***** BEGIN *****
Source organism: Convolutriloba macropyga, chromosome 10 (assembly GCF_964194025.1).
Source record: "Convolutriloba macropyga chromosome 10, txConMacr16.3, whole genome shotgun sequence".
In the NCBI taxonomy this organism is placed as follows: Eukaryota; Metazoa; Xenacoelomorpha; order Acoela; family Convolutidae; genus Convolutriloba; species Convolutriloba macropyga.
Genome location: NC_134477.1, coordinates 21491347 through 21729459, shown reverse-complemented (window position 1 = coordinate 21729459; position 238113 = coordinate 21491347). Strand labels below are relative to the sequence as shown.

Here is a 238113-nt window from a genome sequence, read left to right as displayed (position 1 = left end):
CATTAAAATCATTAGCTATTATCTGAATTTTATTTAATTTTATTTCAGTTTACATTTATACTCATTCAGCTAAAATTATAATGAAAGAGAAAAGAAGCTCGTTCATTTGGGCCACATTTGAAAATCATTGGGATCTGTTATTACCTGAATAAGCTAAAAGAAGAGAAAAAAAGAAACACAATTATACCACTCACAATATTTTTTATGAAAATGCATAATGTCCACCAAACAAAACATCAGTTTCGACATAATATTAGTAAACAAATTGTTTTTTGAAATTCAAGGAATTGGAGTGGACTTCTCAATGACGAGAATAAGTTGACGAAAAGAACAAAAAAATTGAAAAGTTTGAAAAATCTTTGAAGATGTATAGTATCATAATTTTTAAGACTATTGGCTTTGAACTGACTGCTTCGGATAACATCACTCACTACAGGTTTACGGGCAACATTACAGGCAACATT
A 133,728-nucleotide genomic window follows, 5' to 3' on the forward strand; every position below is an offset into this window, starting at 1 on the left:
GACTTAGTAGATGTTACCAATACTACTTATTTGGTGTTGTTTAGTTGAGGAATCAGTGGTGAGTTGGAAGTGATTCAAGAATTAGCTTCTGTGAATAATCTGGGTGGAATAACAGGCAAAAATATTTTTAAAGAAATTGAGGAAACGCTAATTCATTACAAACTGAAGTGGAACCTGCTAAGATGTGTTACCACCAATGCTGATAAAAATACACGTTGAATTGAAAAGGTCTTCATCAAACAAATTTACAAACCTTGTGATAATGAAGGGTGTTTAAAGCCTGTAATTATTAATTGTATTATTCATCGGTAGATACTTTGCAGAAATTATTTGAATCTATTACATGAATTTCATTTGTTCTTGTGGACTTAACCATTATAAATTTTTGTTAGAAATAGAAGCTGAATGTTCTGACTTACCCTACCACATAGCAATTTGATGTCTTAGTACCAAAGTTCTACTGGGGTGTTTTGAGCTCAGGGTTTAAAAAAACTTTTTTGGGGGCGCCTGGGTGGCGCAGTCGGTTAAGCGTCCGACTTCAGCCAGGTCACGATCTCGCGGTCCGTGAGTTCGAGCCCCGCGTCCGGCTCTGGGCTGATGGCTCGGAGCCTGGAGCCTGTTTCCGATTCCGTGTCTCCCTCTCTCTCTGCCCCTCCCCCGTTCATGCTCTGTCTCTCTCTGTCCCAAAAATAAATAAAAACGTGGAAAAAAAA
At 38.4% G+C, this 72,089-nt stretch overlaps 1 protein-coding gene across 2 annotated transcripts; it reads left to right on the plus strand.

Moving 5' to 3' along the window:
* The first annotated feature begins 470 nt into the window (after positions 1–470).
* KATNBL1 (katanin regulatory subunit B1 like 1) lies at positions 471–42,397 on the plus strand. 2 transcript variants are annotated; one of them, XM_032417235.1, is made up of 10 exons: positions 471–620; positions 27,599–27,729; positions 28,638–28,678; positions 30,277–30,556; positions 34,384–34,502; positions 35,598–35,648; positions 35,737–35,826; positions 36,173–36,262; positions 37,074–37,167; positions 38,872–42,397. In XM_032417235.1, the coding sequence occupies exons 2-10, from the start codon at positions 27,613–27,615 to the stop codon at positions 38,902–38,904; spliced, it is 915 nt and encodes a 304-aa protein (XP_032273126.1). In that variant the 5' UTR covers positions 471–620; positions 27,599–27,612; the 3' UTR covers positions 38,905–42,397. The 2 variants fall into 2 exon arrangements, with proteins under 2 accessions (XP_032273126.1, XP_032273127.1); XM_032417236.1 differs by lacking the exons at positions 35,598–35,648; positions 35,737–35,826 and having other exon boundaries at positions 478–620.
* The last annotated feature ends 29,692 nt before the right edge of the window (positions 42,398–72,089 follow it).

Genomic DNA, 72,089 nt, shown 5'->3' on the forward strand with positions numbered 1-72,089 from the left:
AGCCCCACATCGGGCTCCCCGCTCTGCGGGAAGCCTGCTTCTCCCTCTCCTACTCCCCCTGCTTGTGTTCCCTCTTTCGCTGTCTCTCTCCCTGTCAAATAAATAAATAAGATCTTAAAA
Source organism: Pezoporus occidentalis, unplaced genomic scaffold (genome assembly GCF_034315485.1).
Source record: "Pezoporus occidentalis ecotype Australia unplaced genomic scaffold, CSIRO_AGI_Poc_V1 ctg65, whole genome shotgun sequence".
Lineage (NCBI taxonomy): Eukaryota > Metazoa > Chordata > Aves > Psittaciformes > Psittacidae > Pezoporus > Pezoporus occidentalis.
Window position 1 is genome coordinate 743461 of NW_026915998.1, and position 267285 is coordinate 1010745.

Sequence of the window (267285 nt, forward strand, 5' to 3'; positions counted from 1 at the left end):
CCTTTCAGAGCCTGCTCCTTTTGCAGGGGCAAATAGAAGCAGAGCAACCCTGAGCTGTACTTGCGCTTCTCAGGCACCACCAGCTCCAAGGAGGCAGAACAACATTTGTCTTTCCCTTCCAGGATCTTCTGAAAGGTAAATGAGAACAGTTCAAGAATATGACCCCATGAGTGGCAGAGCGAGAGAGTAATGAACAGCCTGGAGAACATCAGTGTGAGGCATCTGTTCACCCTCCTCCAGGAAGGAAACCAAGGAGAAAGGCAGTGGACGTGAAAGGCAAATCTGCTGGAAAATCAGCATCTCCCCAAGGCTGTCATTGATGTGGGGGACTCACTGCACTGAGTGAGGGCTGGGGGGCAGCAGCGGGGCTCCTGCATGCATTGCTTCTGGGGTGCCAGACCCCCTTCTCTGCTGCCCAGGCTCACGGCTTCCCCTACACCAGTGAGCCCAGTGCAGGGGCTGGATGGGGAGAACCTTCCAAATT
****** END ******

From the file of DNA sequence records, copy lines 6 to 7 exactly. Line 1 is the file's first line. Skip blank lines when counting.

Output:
CATTAAAATCATTAGCTATTATCTGAATTTTATTTAATTTTATTTCAGTTTACATTTATACTCATTCAGCTAAAATTATAATGAAAGAGAAAAGAAGCTCGTTCATTTGGGCCACATTTGAAAATCATTGGGATCTGTTATTACCTGAATAAGCTAAAAGAAGAGAAAAAAAGAAACACAATTATACCACTCACAATATTTTTTATGAAAATGCATAATGTCCACCAAACAAAACATCAGTTTCGACATAATATTAGTAAACAAATTGTTTTTTGAAATTCAAGGAATTGGAGTGGACTTCTCAATGACGAGAATAAGTTGACGAAAAGAACAAAAAAATTGAAAAGTTTGAAAAATCTTTGAAGATGTATAGTATCATAATTTTTAAGACTATTGGCTTTGAACTGACTGCTTCGGATAACATCACTCACTACAGGTTTACGGGCAACATTACAGGCAACATT
A 133,728-nucleotide genomic window follows, 5' to 3' on the forward strand; every position below is an offset into this window, starting at 1 on the left: